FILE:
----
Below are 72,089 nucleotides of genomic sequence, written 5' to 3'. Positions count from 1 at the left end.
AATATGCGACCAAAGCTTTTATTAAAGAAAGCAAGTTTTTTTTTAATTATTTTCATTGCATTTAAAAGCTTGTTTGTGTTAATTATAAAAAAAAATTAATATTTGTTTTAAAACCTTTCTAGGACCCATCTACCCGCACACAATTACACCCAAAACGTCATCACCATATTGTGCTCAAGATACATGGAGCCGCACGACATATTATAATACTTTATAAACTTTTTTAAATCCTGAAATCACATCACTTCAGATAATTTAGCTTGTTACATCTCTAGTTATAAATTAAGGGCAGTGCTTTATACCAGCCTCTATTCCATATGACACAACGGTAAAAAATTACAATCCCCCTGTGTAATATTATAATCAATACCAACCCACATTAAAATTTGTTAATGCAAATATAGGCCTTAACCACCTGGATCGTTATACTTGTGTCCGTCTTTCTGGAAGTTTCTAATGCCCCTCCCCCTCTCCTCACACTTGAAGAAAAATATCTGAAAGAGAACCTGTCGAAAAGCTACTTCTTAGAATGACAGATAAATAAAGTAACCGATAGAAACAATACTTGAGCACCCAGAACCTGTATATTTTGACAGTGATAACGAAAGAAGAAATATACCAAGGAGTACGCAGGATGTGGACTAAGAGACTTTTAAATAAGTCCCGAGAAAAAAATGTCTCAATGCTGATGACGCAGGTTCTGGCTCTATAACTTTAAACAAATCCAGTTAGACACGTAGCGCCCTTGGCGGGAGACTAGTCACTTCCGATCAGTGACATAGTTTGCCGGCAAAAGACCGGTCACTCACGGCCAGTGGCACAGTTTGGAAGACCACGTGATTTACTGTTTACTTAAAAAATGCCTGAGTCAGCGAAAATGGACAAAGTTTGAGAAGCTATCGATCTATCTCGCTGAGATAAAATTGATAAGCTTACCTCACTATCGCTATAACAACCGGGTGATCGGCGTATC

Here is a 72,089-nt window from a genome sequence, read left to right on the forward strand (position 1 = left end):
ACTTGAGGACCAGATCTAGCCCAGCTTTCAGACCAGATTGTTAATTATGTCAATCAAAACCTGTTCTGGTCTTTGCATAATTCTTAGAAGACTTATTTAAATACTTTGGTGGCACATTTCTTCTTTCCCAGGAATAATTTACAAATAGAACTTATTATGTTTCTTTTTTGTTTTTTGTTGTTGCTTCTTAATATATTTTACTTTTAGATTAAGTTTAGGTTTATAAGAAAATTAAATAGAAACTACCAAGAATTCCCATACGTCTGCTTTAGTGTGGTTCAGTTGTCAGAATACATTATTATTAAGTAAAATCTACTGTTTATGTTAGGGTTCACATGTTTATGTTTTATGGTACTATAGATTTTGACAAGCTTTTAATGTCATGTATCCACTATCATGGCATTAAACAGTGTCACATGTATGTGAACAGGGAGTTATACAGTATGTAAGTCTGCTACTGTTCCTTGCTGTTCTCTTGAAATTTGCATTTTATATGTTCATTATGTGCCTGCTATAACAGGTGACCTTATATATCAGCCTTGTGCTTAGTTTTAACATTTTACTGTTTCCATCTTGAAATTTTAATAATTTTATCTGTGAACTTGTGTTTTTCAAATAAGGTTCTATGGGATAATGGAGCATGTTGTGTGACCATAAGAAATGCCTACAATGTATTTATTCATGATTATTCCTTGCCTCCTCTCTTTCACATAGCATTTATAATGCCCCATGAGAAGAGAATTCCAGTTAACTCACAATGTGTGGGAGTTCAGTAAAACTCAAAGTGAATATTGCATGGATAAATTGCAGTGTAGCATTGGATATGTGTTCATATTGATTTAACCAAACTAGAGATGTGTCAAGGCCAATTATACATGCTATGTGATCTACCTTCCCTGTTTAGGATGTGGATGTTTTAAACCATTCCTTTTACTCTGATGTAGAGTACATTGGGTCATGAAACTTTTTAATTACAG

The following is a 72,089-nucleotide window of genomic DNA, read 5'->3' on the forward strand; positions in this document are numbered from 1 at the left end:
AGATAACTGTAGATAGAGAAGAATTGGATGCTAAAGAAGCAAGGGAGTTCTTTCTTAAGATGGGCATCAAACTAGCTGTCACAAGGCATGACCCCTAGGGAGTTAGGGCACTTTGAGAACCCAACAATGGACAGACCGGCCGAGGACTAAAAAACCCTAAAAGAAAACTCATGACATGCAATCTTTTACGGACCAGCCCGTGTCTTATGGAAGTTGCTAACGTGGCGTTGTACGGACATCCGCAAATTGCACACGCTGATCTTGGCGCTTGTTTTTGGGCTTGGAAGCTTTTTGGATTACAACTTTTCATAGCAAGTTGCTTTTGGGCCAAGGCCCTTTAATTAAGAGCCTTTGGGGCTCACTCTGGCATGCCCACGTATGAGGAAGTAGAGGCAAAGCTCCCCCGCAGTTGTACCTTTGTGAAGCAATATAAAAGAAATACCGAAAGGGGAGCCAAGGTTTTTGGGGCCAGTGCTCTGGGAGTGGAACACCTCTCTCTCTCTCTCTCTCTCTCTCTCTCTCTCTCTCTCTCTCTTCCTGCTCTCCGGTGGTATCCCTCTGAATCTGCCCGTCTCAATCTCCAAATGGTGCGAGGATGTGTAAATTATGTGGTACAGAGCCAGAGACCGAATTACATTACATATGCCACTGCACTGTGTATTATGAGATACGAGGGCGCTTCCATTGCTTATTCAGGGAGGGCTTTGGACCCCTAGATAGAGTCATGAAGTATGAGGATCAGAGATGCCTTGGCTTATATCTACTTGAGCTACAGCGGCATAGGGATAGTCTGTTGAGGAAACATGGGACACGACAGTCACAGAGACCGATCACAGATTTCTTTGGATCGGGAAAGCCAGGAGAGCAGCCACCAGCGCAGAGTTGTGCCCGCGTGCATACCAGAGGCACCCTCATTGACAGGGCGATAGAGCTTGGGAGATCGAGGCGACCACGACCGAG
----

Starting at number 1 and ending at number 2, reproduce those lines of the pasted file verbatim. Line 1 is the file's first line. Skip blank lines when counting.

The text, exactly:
Below are 72,089 nucleotides of genomic sequence, written 5' to 3'. Positions count from 1 at the left end.
AATATGCGACCAAAGCTTTTATTAAAGAAAGCAAGTTTTTTTTTAATTATTTTCATTGCATTTAAAAGCTTGTTTGTGTTAATTATAAAAAAAAATTAATATTTGTTTTAAAACCTTTCTAGGACCCATCTACCCGCACACAATTACACCCAAAACGTCATCACCATATTGTGCTCAAGATACATGGAGCCGCACGACATATTATAATACTTTATAAACTTTTTTAAATCCTGAAATCACATCACTTCAGATAATTTAGCTTGTTACATCTCTAGTTATAAATTAAGGGCAGTGCTTTATACCAGCCTCTATTCCATATGACACAACGGTAAAAAATTACAATCCCCCTGTGTAATATTATAATCAATACCAACCCACATTAAAATTTGTTAATGCAAATATAGGCCTTAACCACCTGGATCGTTATACTTGTGTCCGTCTTTCTGGAAGTTTCTAATGCCCCTCCCCCTCTCCTCACACTTGAAGAAAAATATCTGAAAGAGAACCTGTCGAAAAGCTACTTCTTAGAATGACAGATAAATAAAGTAACCGATAGAAACAATACTTGAGCACCCAGAACCTGTATATTTTGACAGTGATAACGAAAGAAGAAATATACCAAGGAGTACGCAGGATGTGGACTAAGAGACTTTTAAATAAGTCCCGAGAAAAAAATGTCTCAATGCTGATGACGCAGGTTCTGGCTCTATAACTTTAAACAAATCCAGTTAGACACGTAGCGCCCTTGGCGGGAGACTAGTCACTTCCGATCAGTGACATAGTTTGCCGGCAAAAGACCGGTCACTCACGGCCAGTGGCACAGTTTGGAAGACCACGTGATTTACTGTTTACTTAAAAAATGCCTGAGTCAGCGAAAATGGACAAAGTTTGAGAAGCTATCGATCTATCTCGCTGAGATAAAATTGATAAGCTTACCTCACTATCGCTATAACAACCGGGTGATCGGCGTATC